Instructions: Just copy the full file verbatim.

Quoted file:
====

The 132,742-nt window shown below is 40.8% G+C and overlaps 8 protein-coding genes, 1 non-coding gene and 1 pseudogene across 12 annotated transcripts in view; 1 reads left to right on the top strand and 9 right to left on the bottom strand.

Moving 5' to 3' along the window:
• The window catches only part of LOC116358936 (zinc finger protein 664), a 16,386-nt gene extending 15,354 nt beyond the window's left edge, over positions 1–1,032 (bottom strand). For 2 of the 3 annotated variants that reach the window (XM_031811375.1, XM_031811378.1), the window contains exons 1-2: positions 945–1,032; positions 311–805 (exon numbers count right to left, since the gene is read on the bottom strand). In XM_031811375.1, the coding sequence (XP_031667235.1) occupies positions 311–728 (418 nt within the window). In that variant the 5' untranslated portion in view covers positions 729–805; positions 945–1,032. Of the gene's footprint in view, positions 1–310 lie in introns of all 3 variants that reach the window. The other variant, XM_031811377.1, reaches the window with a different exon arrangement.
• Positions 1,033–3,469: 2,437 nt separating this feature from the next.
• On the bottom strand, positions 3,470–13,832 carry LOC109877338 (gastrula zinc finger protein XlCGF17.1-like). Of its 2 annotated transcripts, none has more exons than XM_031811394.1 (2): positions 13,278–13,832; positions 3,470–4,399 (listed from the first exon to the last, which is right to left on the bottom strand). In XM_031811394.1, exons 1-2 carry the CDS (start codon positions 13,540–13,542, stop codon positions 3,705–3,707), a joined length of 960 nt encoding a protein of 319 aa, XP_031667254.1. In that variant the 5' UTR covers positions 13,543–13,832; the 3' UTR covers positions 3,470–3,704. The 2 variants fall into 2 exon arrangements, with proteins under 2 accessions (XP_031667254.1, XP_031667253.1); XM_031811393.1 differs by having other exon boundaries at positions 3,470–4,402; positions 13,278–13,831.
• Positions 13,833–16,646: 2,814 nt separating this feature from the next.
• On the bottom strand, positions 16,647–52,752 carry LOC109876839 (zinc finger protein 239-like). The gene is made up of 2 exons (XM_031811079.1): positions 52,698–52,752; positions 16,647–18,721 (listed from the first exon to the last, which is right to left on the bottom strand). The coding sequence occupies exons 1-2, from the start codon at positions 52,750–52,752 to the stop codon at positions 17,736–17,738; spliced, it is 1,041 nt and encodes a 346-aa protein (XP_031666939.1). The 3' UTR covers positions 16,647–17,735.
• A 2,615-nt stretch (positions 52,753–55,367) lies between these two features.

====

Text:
The 132,742-nt window shown below is 40.8% G+C and overlaps 8 protein-coding genes, 1 non-coding gene and 1 pseudogene across 12 annotated transcripts in view; 1 reads left to right on the top strand and 9 right to left on the bottom strand.

Moving 5' to 3' along the window:
• The window catches only part of LOC116358936 (zinc finger protein 664), a 16,386-nt gene extending 15,354 nt beyond the window's left edge, over positions 1–1,032 (bottom strand). For 2 of the 3 annotated variants that reach the window (XM_031811375.1, XM_031811378.1), the window contains exons 1-2: positions 945–1,032; positions 311–805 (exon numbers count right to left, since the gene is read on the bottom strand). In XM_031811375.1, the coding sequence (XP_031667235.1) occupies positions 311–728 (418 nt within the window). In that variant the 5' untranslated portion in view covers positions 729–805; positions 945–1,032. Of the gene's footprint in view, positions 1–310 lie in introns of all 3 variants that reach the window. The other variant, XM_031811377.1, reaches the window with a different exon arrangement.
• Positions 1,033–3,469: 2,437 nt separating this feature from the next.
• On the bottom strand, positions 3,470–13,832 carry LOC109877338 (gastrula zinc finger protein XlCGF17.1-like). Of its 2 annotated transcripts, none has more exons than XM_031811394.1 (2): positions 13,278–13,832; positions 3,470–4,399 (listed from the first exon to the last, which is right to left on the bottom strand). In XM_031811394.1, exons 1-2 carry the CDS (start codon positions 13,540–13,542, stop codon positions 3,705–3,707), a joined length of 960 nt encoding a protein of 319 aa, XP_031667254.1. In that variant the 5' UTR covers positions 13,543–13,832; the 3' UTR covers positions 3,470–3,704. The 2 variants fall into 2 exon arrangements, with proteins under 2 accessions (XP_031667254.1, XP_031667253.1); XM_031811393.1 differs by having other exon boundaries at positions 3,470–4,402; positions 13,278–13,831.
• Positions 13,833–16,646: 2,814 nt separating this feature from the next.
• On the bottom strand, positions 16,647–52,752 carry LOC109876839 (zinc finger protein 239-like). The gene is made up of 2 exons (XM_031811079.1): positions 52,698–52,752; positions 16,647–18,721 (listed from the first exon to the last, which is right to left on the bottom strand). The coding sequence occupies exons 1-2, from the start codon at positions 52,750–52,752 to the stop codon at positions 17,736–17,738; spliced, it is 1,041 nt and encodes a 346-aa protein (XP_031666939.1). The 3' UTR covers positions 16,647–17,735.
• A 2,615-nt stretch (positions 52,753–55,367) lies between these two features.